Big brothers make you tough. Mine teased me unmercifully… he landed several good solid punches…he made me do pushups for at least what seemed like hours when he was supposed to be “baby-sitting”…
I think that I truly understood the full glory of the art of problem solving the day that he took a good solid shot at my stomach forgetting that I now wore a back brace. Hearing his knuckles crack against the hard plastic of the brace still brings a smile to my face…When I remember the look of shock on his face, the smile turns to a large grin…I won’t mention the fact that I might have enticed him just a little bit to take that punch knowing full well what the outcome would be…After that day, we found a new respect for one another…
Big brothers not only make you tough…they also make you SMART!
As an adult, I face many practical and “hands on” challenges caring for animals and interacting with Mother Nature. However, I find that the one challenge which takes me back to those days as a child when I grappled with the concept of “fairness for the underdog” is the public misinformation that surrounds Concentrated Animal Feeding Operations (CAFO) like mine. When less than 2% of the American population has any direct ties to a farm, it is very easy for misinformation to circulate.
Calf #718 is about the change his address as he moves from AL Ranch to my feed yard (CAFO). How much will his life change?
*He will ride in a truck for the first time for a couple of hours as he makes the journey.
*His caregivers will change from Al and Sallie and their crew to Anne and her crew.
*He will live in a different pen than the “background pen” that he has been in since weaning time, although he will still have plenty of room to express natural bovine play behavior in the new pen.
*He will be in closer proximity to animals from other herds than he was at the ranch.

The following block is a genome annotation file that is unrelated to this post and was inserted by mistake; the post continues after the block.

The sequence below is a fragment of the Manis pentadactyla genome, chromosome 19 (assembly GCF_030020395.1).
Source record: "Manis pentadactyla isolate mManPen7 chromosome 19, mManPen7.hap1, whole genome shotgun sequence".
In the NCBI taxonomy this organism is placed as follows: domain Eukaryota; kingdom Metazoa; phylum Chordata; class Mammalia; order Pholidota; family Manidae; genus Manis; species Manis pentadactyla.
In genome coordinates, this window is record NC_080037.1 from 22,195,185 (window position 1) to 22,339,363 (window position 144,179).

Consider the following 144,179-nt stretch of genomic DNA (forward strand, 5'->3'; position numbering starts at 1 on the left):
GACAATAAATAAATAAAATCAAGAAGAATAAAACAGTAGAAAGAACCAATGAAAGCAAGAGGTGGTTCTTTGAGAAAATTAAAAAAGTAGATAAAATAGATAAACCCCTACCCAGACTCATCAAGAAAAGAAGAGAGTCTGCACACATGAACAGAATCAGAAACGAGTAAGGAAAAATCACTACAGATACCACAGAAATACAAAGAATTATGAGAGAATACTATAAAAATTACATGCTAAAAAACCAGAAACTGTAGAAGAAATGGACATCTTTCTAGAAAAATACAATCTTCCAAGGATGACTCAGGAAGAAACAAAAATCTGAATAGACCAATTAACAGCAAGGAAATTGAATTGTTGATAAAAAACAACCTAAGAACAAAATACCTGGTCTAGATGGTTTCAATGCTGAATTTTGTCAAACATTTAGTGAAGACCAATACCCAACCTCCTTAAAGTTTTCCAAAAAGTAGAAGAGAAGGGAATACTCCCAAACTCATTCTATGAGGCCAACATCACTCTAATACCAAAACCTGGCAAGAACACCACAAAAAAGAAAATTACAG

*His diet will shift to a little more grain and a little less hay as he is prepared for harvest.
Does he exit the truck at my feed yard and enter a giant and evil domain sometimes known as a factory farm?
I remember clearly the first time that someone called me a “Factory Farmer”.
What exactly is a factory farm anyway?
The honest truth is that I really am not sure what exactly a “factory farm” is other than a product of someone’s imagination. Many of the descriptions that I have read in the media depict a place similar to Azkaban in Harry Potter World where the wizards are kept in prison and the jail keepers are creatures that suck the souls out of them (my favorite middle schooler is a big Harry Potter fan). As I work each day at the feed yard, I see a very different picture.
My CAFO houses cattle who are cared for by people. There is no mechanized “factory” that accomplishes this…
I began working at the feed yard as a 22 year old Ivy League graduate because I thought that raising and caring for food animals was an admirable vocation. I began blogging because I wanted to share the true story of my animal care. As “tough skinned” as my brother made me during childhood, it still bothers me terribly to be described in the same terms as the Dementors in Harry Potter.
I am an American.
I am a wife.
I am a mother.
I am a cattle caregiver.
I work at a CAFO.
I laugh, I cry, I love, I live, I care with every fiber of my being…
I hope that you think of me when you go the grocery store and look at the beef in the meat-case because it is people like me that care for cattle and raise beef.
I am not a factory…